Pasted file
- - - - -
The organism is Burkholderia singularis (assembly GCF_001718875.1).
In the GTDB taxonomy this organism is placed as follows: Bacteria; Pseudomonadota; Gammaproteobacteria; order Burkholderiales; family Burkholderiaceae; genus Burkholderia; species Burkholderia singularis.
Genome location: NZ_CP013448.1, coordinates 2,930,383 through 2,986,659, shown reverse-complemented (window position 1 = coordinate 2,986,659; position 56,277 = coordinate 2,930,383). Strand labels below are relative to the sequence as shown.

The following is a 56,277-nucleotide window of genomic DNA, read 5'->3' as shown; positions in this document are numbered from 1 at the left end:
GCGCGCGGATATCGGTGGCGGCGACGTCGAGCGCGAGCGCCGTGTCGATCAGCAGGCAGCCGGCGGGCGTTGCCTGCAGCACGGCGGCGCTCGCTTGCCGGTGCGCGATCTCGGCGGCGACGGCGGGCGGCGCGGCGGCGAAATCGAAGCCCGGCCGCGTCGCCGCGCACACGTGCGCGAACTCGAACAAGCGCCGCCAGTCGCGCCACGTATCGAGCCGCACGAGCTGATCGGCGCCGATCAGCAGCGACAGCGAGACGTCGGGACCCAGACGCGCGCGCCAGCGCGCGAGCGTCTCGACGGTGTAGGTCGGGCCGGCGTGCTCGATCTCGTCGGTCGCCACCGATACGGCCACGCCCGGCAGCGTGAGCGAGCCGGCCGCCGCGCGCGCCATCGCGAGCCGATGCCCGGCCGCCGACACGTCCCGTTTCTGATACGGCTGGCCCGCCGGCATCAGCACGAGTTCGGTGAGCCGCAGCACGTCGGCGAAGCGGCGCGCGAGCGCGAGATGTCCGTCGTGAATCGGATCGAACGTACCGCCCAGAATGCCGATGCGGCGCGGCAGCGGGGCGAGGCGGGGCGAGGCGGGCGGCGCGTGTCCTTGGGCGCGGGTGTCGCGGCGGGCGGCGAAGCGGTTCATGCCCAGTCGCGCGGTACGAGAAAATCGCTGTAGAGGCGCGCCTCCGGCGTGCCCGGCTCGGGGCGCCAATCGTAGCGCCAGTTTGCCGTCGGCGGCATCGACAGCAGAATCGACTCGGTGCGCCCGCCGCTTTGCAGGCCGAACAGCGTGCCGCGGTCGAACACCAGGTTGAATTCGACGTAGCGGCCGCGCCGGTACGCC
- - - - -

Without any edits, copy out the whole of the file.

The organism is Burkholderia singularis (assembly GCF_001718875.1).
In the GTDB taxonomy this organism is placed as follows: Bacteria; Pseudomonadota; Gammaproteobacteria; order Burkholderiales; family Burkholderiaceae; genus Burkholderia; species Burkholderia singularis.
Genome location: NZ_CP013448.1, coordinates 2,930,383 through 2,986,659, shown reverse-complemented (window position 1 = coordinate 2,986,659; position 56,277 = coordinate 2,930,383). Strand labels below are relative to the sequence as shown.

The following is a 56,277-nucleotide window of genomic DNA, read 5'->3' as shown; positions in this document are numbered from 1 at the left end:
GCGCGCGGATATCGGTGGCGGCGACGTCGAGCGCGAGCGCCGTGTCGATCAGCAGGCAGCCGGCGGGCGTTGCCTGCAGCACGGCGGCGCTCGCTTGCCGGTGCGCGATCTCGGCGGCGACGGCGGGCGGCGCGGCGGCGAAATCGAAGCCCGGCCGCGTCGCCGCGCACACGTGCGCGAACTCGAACAAGCGCCGCCAGTCGCGCCACGTATCGAGCCGCACGAGCTGATCGGCGCCGATCAGCAGCGACAGCGAGACGTCGGGACCCAGACGCGCGCGCCAGCGCGCGAGCGTCTCGACGGTGTAGGTCGGGCCGGCGTGCTCGATCTCGTCGGTCGCCACCGATACGGCCACGCCCGGCAGCGTGAGCGAGCCGGCCGCCGCGCGCGCCATCGCGAGCCGATGCCCGGCCGCCGACACGTCCCGTTTCTGATACGGCTGGCCCGCCGGCATCAGCACGAGTTCGGTGAGCCGCAGCACGTCGGCGAAGCGGCGCGCGAGCGCGAGATGTCCGTCGTGAATCGGATCGAACGTACCGCCCAGAATGCCGATGCGGCGCGGCAGCGGGGCGAGGCGGGGCGAGGCGGGCGGCGCGTGTCCTTGGGCGCGGGTGTCGCGGCGGGCGGCGAAGCGGTTCATGCCCAGTCGCGCGGTACGAGAAAATCGCTGTAGAGGCGCGCCTCCGGCGTGCCCGGCTCGGGGCGCCAATCGTAGCGCCAGTTTGCCGTCGGCGGCATCGACAGCAGAATCGACTCGGTGCGCCCGCCGCTTTGCAGGCCGAACAGCGTGCCGCGGTCGAACACCAGGTTGAATTCGACGTAGCGGCCGCGCCGGTACGCC